Heidelberg University Hospital Installs Total Lab Automation System
When a centuries-old institute of higher learning and a company pushing the boundaries of diagnostics join together for the purpose of redefining the tools for microbiological diagnostics, the result is advancing the world of health.
In cooperation with BD in Germany, the Heidelberg University Hospital has acquired a BD Kiestra™ Total Lab Automation (TLA) System for its microbiology laboratory. The BD Kiestra™ system presented an opportunity for both BD as well as the Heidelberg University Hospital to present themselves as innovative partners in a venture to decrease infections in hospitals by detecting and analyzing microbes faster and thus starting the appropriate therapy in a timelier manner. This is not only in the interest of the patients—it reduces hospital stay and the strain infections can put on them—it also reduces the costs of infections for the entire healthcare system.
The opening of the BD Kiestra TLA System also started another initiative for BD and the Heidelberg University Hospital: a study which will investigate how automation can contribute to preventing the spread of microbes at the hospital and improving ways to deal with resistance to antibiotics. Both are core challenges facing medical facilities in Germany.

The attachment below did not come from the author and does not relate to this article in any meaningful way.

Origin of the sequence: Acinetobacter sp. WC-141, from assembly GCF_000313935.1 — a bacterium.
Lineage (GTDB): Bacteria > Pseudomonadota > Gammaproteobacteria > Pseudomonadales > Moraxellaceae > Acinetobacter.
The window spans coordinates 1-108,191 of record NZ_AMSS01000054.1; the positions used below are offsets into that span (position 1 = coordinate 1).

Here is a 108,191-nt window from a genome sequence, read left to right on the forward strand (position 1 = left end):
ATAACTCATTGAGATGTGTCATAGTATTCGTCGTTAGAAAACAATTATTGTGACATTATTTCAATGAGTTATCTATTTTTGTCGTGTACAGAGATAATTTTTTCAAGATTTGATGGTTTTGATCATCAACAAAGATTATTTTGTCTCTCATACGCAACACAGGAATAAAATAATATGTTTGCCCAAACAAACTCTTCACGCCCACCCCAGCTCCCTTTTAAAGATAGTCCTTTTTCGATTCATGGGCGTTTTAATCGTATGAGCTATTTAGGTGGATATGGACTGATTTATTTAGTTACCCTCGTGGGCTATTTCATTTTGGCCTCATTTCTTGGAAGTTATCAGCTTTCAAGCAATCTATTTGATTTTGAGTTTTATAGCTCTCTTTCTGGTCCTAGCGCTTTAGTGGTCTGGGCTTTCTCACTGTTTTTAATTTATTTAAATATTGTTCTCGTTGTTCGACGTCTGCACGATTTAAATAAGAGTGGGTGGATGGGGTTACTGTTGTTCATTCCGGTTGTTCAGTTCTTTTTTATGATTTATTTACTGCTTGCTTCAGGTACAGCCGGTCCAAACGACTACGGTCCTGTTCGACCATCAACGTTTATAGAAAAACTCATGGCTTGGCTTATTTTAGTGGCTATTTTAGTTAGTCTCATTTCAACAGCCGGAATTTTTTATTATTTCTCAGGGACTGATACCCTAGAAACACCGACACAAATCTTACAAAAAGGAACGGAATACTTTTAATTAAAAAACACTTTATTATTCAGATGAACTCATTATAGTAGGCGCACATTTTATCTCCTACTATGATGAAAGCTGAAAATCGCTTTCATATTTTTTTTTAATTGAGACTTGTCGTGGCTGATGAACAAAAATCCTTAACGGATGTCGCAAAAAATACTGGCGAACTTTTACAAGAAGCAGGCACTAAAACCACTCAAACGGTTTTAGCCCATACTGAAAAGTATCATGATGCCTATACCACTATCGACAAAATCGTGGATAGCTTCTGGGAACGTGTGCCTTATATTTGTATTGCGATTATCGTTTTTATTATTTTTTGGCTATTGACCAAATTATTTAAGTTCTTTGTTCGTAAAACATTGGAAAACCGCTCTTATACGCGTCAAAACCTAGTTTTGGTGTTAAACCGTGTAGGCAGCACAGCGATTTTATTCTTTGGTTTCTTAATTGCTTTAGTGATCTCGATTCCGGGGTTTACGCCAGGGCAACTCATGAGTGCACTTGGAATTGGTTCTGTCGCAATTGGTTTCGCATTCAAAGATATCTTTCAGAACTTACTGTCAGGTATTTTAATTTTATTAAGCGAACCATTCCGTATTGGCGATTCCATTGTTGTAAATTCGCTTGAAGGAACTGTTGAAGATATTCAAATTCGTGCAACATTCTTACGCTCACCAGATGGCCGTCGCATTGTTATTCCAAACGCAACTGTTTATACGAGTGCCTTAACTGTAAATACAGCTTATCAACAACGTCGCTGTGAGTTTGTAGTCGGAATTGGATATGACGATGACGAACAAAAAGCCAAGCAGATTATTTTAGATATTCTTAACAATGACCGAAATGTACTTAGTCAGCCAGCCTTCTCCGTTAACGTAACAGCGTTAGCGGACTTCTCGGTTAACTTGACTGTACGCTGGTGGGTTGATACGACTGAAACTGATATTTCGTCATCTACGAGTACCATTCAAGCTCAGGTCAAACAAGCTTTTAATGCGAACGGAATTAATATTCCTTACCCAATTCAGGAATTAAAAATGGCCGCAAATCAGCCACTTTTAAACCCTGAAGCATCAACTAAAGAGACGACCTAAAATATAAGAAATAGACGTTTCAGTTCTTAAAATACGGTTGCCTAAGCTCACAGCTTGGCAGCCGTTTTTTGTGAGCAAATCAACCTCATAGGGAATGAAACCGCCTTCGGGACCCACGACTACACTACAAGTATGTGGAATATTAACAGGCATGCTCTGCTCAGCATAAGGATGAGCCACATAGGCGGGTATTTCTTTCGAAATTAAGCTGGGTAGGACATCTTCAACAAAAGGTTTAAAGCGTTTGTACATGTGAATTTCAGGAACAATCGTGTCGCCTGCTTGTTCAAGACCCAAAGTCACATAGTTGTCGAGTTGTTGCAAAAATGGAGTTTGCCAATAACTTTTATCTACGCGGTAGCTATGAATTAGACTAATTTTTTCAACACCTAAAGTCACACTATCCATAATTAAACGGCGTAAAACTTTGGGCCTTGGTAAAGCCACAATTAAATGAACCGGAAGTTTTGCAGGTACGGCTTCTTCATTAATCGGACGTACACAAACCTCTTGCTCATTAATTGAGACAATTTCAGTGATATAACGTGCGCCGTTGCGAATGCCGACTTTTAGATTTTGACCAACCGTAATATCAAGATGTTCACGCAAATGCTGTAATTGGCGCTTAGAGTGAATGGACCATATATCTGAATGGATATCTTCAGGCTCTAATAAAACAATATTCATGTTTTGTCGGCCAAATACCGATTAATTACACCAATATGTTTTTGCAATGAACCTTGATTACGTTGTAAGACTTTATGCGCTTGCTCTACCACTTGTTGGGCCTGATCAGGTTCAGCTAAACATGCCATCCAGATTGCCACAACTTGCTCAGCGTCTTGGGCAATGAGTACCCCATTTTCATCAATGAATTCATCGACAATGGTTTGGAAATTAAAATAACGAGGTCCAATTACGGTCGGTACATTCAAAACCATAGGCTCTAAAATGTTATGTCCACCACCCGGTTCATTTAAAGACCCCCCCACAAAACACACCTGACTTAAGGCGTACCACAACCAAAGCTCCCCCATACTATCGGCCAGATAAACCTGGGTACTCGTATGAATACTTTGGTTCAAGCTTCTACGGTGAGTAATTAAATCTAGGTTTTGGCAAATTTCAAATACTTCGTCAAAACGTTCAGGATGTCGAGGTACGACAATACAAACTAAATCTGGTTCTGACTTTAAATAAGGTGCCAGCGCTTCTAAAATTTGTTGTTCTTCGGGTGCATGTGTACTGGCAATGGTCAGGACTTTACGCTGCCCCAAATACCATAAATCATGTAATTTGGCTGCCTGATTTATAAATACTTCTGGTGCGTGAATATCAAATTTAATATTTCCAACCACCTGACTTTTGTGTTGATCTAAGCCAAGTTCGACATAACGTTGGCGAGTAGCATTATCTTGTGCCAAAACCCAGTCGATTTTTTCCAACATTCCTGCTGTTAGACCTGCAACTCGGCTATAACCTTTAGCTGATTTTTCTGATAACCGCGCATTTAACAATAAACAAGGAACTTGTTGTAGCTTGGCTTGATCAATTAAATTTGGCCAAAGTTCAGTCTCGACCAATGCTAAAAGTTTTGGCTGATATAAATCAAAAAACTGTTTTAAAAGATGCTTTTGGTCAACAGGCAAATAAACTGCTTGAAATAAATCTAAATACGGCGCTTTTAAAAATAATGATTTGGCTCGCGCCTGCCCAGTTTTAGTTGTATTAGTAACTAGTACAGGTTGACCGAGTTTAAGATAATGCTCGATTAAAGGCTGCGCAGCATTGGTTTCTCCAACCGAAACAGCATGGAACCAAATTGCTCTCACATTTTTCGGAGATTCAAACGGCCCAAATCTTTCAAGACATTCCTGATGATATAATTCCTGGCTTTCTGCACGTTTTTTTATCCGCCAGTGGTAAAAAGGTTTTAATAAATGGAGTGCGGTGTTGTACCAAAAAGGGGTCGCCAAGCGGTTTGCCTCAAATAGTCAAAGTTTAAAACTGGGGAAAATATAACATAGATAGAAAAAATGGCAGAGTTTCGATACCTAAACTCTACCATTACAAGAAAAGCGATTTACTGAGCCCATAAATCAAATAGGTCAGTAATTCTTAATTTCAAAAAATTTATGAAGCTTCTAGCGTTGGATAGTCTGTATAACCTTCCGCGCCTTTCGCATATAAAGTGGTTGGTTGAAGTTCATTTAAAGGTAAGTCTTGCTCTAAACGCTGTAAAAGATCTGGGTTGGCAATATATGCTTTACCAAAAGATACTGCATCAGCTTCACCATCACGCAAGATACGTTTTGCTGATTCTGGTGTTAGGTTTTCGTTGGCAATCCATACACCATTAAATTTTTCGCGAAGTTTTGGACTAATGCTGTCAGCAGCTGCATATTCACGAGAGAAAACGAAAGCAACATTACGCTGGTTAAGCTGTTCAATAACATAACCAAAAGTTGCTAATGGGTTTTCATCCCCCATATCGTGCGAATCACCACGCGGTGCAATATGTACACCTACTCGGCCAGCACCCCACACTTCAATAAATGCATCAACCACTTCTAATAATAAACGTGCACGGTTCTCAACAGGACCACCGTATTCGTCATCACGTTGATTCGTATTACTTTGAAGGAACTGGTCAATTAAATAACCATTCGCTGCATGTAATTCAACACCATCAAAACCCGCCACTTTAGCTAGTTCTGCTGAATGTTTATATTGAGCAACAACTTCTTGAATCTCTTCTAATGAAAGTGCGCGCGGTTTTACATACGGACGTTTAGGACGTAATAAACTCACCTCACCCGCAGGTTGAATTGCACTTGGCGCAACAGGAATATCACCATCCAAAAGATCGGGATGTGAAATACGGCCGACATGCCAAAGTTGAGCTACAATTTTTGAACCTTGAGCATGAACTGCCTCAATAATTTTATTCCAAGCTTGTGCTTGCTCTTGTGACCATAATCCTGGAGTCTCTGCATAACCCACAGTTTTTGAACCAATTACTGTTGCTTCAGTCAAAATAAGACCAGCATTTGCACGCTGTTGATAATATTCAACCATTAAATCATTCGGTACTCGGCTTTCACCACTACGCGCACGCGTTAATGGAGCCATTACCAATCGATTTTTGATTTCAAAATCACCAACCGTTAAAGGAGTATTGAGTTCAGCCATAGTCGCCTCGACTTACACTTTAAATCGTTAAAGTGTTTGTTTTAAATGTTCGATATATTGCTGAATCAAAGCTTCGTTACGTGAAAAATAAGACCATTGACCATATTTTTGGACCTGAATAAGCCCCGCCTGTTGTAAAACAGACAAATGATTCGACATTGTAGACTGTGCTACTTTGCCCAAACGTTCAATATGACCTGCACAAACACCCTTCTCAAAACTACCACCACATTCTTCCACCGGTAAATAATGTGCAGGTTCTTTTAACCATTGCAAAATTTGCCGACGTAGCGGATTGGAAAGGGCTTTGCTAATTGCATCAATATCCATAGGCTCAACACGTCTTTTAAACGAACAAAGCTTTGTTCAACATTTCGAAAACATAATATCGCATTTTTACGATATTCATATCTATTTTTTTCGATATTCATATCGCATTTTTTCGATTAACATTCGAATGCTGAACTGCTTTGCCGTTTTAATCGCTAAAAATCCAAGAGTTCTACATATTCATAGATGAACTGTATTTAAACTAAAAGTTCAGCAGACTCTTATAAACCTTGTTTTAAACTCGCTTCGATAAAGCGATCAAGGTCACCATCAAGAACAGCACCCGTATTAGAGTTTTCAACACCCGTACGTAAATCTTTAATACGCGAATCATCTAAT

Dr Klaus Heeg, Medical Director of the Institute of Medical Microbiology and Hygiene, addressed the current state of infections in hospitals and antibiotic resistance in Germany. "If we can shorten the time frame of recognizing an infection and the exact germ that caused it, we can start the appropriate treatment earlier. We can also isolate infected patients sooner to reduce the risk of infecting others and remove them from isolation when cleared. We know from studies that starting the appropriate treatment after a timely diagnosis can reduce both severity and duration of an infection as well as the healing time per patient. Those are the goals we are working towards in the next couple of years."
Irmtraut Gürkan, Commercial Director of Heidelberg University Hospital, said, "If a diagnosis isn't clear, the patient has to be placed into isolation, which puts a strain on the operations of the ward and places restrictions on capacities. Fast diagnosis is therefore economical. Without automation, the enormous increase in demands on laboratories could otherwise only be managed by increased staffing resources."